Earlier work by Professor Bland-Hawthorn showed that what can be seen with radio telescopes is only a fraction of the gas.

"Much of it is warm, or even hot, but you can only see this with optical and, especially, UV telescopes," he explains, "We want to confirm this claim from my work and my modelling, and demonstrate that much of the gas falling into the Galaxy is in the form of a warm rain."

Thursday, 9 June 2011

The Hubble Law; or is it?

One of the greatest discoveries of the 20th Century was the discovery of expanding Universe. Of course, what this means is that see the light from galaxies redshifted, with more distant galaxies having a larger redshift. Importantly, this is precisely what you expect from a Universe described by general relativity, in terms of the expanding space-time metric given by the Friedmann-Robertson-Walker metric, and governed by the Friedmann equations.

Converting a galaxies redshift into a velocity (by treating it as a Doppler shift), Hubble's law is v = Ho d, where v is the velocity, d is the distance, and Ho is the (in)famous Hubble constant. It is Ho that tells us how fast the Universe is expanding at the moment.

Measuring Ho was a big preoccupation of 20th Century astronomy, with us finally finding it is around 72 km/s/Mpc. But who was the first to measure Ho, essentially by plotting the distance against redshift for galaxies and measuring the slope? Credit is typically given to Hubble. But the situation is not so clear.

As mentioned in Letters to Nature, a recent paper on astro-ph suggests that Lematire beat Hubble to the "linear velocity–distance relationship" (i.e. Hubble's law) by two years.

Today's astro-ph paper by Sidney van den Bergh muddies the water even more. Directly quoting his abstract;

The 1927 discovery of the expansion of the Universe by Lemaitre was published in French in a low-impact journal. In the 1931 high-impact English translation of this article a critical equation was changed by omitting reference to what is now known as the Hubble constant. That the section of the text of this paper dealing with the expansion of the Universe was also deleted from that English translation suggests a deliberate omission by the unknown translator. 

However, a recent paper by Jean-Pierre Luminet directly names the translator as the famous astronomer Arthur Eddington, leader of the expeditions to verify Einstein's general theory of relativity by examining the deflection of starlight by the Sun. As explained by Luminet;

Next, Eddington carried out an English translation of the 1927 Lemaitre article for publication in the Monthly Notices of the Royal Astronomical Society. Here took place a curious episode: for an unexplained reason, Eddington replaced the important paragraph quoted above (where Lemaitre gave the relation of proportionality between the recession velocity and the distance) by a single sentence: "From a discussion of available data, we adopt R'/R = 0,68x10-27cm-1 (Eq. 24)". Thus, due to Eddington's (deliberate?) blunder, Lemaitre will never be recognized on the same footing as Edwin Hubble for being the discoverer of the expansion of the universe.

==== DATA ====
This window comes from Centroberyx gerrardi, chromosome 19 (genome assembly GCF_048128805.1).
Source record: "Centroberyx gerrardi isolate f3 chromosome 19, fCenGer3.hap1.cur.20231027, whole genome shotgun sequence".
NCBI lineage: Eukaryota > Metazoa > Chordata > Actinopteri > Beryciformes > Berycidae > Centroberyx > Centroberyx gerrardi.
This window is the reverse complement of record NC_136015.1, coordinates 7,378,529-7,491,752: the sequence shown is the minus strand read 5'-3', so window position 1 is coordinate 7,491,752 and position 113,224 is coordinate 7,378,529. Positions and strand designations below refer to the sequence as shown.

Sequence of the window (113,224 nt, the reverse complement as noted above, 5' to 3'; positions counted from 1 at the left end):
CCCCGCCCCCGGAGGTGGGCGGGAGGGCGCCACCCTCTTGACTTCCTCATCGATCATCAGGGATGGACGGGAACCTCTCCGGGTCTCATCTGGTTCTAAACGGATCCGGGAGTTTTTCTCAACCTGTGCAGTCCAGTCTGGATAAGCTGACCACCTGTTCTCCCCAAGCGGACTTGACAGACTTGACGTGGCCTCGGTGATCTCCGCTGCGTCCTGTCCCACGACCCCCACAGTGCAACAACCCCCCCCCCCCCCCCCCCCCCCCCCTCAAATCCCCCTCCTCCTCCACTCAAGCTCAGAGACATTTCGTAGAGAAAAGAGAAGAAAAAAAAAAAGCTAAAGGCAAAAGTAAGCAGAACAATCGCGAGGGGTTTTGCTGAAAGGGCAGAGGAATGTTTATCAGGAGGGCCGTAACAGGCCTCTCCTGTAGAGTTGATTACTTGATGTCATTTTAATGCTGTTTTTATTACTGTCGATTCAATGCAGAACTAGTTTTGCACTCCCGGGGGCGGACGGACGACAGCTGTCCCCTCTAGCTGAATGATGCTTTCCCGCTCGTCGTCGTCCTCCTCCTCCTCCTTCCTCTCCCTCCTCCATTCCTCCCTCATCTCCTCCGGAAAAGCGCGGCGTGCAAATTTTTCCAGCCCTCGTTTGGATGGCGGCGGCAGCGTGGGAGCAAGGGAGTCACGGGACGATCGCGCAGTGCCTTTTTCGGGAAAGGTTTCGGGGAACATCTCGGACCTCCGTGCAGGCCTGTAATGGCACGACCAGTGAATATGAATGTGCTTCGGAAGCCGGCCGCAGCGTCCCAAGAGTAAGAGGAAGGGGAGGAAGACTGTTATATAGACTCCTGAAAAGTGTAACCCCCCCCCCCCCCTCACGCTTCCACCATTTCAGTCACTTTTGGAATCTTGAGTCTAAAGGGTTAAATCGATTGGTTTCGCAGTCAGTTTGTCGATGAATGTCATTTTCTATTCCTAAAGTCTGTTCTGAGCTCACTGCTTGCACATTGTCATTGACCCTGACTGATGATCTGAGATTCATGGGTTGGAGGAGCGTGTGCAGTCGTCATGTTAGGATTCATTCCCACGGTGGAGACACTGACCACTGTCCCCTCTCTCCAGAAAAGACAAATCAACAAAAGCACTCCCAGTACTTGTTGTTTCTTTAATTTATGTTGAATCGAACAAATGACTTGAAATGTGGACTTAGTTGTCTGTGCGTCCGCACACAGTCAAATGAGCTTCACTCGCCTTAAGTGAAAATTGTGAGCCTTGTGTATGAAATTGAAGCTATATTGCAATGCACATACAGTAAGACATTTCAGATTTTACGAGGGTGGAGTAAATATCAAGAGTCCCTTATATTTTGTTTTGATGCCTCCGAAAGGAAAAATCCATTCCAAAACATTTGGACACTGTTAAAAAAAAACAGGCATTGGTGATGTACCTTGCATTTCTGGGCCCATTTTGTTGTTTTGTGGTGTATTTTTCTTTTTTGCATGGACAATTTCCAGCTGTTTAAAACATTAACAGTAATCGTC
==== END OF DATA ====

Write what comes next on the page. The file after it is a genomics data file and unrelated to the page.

So, we are left with the fact that at some level, Hubble's law should probably be known as Lemaitre's law. History is never as simple as the textbooks make out! At some point I'll write something about the strange case of Ollin Eggan and the vanishing Greenwich Observatory documents.

Tuesday, 7 June 2011

Zombies (and Differential Equations)

 A couple of years ago, Robert Smith? and collaborators published a paper on numerical modeling a zombie outbreak. The article got lots of press mileage, but I think that an important message did not shine through.

While I am sure that the authors are not getting ready for the coming zombie apocalypse (although others clearly are), the story is about how more realistic hazards, such as diseases, can be computationally modeled as they flow through a population, and this, as we all know, is governed by differential equations.

Why computational? Because (and this is not a fact we really make apparently to our undergraduate students) the vast majority of differential equations do not have analytic solutions, and we need to turn to the computer to model complex interactions.

And if I had the opportunity to study zombie outbreaks as an undergraduate, I am sure that learning about differential equations and computational approaches would have been a lot more fun.

Anyway, having watched a few zombie movies in my time, I felt there were a couple of problems with Smith?'s original model for the life-cycle (if that's the word) for zombies, and I coded up some models of my own, but as ever, time got the better of me.

However, others, such as here and here, clearly were thinking along the same lines. So, I'm going to use this blog to go through the model and check out the results. The goal is to see if we can come up with a scenario in which we will get some survivors (although, so far, this is not looking very likely).

The first real post will be coming soon, but for now, here's a picture;

Monday, 6 June 2011

Dark energy is "real"

The "Dark Energy is Real" kerfuffle is continuing with interesting comment over at Universe Today on the issue. As Nerlich points out;

I mean how the heck did ‘dark energy’ ever become shorthand for ‘the universe is expanding with a uniform acceleration’?

I have to agree. It seems that, with the recent Missing Mass Hysteria, there are some issues to do with astronomical press releases, namely that the truth is somewhat stretched to make the story interesting to the media. 

This is, in my opinion, a problem. Some feedback I have received on this is that any press is good press. But I don't think this is necessarily the case. What happens when dark energy is possibly shown not to be real? Or that the missing mass was not discovered by an undergraduate student during a vacation project?